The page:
Getting Stuck in Negative Patterns
For the most part, each and every one of us lives our life by putting it into some sort of pattern. From minor things such as how we style our hair in the morning, to basing each of our days around the same set schedule. Some people are even so predictable that they eat the same food each day. While there are a lot of positives involved in basing your life around a routine schedule, there are also a couple negatives, a big one being that you’re often left feeling burnt out and uninspired.
I’ve noticed with myself that I can very easily fall into a certain role or mode of thinking and not even realize it. Just as people’s emotions can vary all the time, so too can these roles they fall into. Have you ever noticed how for a week or so you’ll be all psyched up to go the gym, work out and start your new diet of eating healthier, and then the very next week you find that you haven’t been to the gym in days, you’re eating junk food around the clock, and you have almost no motivation to exercise? Not only is it debilitating, but it’s also a bit confusing. I mean… I was excited to hit the gym every day last week, and this week suddenly all I want to do is sit in front of the couch. What gives?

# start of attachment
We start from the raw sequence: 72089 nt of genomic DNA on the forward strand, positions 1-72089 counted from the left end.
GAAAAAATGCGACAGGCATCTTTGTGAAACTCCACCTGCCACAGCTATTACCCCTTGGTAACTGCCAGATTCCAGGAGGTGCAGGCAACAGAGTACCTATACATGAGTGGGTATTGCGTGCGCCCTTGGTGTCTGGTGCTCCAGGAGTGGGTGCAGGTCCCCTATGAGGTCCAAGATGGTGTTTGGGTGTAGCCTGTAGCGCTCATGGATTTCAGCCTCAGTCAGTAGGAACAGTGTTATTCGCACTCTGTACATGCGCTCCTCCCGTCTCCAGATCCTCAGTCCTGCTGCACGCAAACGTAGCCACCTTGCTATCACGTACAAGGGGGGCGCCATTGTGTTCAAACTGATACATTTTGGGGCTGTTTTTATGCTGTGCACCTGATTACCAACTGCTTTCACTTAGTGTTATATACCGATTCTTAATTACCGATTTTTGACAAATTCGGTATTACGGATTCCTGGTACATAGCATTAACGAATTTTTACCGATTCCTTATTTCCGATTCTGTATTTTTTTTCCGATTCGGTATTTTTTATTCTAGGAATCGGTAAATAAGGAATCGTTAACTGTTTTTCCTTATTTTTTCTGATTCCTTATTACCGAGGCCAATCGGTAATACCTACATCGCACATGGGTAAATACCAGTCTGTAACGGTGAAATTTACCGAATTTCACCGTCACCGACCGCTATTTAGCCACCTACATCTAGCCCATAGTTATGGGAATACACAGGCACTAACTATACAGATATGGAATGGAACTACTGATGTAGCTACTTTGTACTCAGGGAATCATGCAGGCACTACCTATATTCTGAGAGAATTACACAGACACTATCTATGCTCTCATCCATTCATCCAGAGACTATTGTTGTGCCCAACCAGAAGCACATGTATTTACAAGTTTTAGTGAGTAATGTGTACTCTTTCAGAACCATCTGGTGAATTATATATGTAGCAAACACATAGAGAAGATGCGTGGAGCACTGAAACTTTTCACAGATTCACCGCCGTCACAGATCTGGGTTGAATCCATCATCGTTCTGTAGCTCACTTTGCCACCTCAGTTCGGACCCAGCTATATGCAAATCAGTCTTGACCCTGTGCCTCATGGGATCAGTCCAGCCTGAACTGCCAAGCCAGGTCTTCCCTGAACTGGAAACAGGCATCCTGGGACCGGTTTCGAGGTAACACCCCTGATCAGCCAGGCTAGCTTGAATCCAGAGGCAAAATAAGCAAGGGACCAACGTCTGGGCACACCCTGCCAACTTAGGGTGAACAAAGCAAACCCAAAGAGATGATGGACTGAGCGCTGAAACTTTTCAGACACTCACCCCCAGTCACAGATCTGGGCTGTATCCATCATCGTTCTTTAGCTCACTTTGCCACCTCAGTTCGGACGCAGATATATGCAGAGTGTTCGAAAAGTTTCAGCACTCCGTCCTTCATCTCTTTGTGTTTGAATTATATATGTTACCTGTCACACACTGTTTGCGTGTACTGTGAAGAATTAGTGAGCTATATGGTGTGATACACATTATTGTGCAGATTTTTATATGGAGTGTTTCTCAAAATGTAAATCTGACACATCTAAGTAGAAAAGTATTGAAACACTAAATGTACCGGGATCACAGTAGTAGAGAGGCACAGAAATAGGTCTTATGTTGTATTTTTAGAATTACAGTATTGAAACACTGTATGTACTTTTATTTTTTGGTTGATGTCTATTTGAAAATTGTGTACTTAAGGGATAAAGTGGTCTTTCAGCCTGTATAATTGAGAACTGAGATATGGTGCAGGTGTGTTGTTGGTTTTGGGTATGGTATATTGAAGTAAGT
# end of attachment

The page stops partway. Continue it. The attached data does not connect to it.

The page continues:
What gives is our motivation, obviously, but there’s something a bit deeper than that at work too; something that’s constantly around us but rarely do we recognize it: our environment.
Your environment plays a bigger role in the development of your habits than anything else in your life. Not only is it a dynamic aspect of your world, constantly changing and evolving, but it influences you in so many ways, consciously and subconsciously, that it’s hard for you to do ANYTHING that isn’t in some way or form affected by your environment.
When I was in college, I had begun developing what was known as the lazy pattern. I’d stay up late, sleep in late, not really feel like studying, and lounge around all day doing nothing productive whatsoever. At the end of the night (or early morning I should say) before going to bed, I’d look back over the day and feel like it was wasted. I’d sort of make mental excuses as to how it “slipped away from me,” as if something had come up that I had no control over. Of course, not only was I lacking productivity, but at the same time I was beginning to lack motivation. Procrastination. When it came time to do something, I’d make excuses and find a way to push it back a day or so, and then I’d promise myself that the next day it would get done for sure. More often than not, things only got done because I had waited so last minute that there was no other choice but to complete them.